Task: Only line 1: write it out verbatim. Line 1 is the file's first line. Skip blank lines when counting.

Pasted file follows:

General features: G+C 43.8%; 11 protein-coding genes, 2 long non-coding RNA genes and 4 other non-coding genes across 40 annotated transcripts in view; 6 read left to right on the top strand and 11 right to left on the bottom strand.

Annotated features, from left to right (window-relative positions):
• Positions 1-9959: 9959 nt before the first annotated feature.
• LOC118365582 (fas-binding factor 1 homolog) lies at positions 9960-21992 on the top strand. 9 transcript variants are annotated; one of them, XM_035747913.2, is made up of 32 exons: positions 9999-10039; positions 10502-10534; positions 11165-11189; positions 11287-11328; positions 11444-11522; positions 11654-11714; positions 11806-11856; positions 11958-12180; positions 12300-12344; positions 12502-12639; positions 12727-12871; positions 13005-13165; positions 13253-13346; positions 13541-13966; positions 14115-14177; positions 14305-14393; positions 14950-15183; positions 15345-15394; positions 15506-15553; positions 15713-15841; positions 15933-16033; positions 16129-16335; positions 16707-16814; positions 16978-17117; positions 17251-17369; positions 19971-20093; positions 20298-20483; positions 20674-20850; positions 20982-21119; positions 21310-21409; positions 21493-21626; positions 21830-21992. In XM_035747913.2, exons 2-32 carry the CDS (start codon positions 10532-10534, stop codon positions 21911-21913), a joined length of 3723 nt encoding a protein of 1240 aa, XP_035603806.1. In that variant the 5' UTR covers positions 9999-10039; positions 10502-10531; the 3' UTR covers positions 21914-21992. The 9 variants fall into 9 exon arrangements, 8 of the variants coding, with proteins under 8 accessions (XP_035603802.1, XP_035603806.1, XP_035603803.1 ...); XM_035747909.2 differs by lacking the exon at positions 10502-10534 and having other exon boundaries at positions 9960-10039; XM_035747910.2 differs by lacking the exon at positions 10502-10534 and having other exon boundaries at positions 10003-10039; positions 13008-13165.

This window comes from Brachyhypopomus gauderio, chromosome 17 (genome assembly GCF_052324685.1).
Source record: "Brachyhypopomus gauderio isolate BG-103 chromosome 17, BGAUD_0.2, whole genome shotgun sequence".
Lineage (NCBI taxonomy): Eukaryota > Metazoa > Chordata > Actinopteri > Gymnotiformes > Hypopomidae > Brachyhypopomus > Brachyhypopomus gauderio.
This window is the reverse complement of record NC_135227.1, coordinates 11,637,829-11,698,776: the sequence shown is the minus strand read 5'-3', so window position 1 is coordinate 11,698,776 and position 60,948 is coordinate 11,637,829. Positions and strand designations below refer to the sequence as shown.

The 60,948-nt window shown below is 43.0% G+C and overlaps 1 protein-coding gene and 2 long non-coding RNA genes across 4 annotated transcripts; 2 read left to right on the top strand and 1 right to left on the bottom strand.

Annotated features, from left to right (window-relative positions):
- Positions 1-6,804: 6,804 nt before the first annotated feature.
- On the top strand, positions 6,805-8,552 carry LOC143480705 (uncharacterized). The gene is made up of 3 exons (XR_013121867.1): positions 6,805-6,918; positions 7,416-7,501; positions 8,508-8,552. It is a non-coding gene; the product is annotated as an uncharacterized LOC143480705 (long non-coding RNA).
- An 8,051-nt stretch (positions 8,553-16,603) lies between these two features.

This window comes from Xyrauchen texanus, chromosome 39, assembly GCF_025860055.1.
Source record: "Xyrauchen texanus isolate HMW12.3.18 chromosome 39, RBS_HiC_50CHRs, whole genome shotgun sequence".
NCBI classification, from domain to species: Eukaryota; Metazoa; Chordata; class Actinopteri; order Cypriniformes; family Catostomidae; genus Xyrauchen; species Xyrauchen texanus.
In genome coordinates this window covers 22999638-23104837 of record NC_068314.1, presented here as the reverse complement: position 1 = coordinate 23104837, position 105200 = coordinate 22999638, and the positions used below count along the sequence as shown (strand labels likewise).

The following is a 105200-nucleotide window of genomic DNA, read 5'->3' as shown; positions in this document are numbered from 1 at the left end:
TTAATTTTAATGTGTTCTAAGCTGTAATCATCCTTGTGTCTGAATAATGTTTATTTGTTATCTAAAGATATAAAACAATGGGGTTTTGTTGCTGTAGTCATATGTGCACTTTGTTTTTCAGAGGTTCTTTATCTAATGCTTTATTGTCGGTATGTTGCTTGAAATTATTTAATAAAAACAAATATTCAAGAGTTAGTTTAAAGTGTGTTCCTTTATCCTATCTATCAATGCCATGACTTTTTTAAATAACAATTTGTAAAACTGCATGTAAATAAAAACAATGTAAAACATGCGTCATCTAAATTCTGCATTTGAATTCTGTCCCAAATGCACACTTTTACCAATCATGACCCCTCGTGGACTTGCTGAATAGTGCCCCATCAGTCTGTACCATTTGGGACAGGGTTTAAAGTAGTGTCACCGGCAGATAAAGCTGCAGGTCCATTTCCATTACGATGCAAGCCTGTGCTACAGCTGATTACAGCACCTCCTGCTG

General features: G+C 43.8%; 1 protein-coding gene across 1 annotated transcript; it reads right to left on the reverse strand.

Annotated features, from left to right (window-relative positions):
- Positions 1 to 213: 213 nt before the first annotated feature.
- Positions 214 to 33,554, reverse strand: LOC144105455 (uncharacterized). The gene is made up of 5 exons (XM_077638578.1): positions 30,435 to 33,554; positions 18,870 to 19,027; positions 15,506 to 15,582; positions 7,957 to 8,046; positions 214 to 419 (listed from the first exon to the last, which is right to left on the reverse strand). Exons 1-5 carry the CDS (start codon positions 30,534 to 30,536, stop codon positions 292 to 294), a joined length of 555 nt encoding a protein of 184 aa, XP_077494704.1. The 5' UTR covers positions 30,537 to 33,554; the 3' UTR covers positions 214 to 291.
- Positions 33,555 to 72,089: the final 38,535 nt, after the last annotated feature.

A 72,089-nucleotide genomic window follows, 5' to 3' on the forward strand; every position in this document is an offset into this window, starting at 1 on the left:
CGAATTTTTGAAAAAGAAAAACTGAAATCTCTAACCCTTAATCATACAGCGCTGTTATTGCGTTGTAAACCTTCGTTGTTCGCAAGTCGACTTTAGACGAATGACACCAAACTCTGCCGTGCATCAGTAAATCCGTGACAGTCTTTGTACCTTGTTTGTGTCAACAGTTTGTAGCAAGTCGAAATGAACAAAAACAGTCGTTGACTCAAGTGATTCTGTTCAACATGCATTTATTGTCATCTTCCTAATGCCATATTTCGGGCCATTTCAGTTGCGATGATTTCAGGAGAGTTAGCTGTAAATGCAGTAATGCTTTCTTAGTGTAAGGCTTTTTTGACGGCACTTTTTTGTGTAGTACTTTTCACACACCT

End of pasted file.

General features: G+C 43.8%; 11 protein-coding genes, 2 long non-coding RNA genes and 4 other non-coding genes across 40 annotated transcripts in view; 6 read left to right on the top strand and 11 right to left on the bottom strand.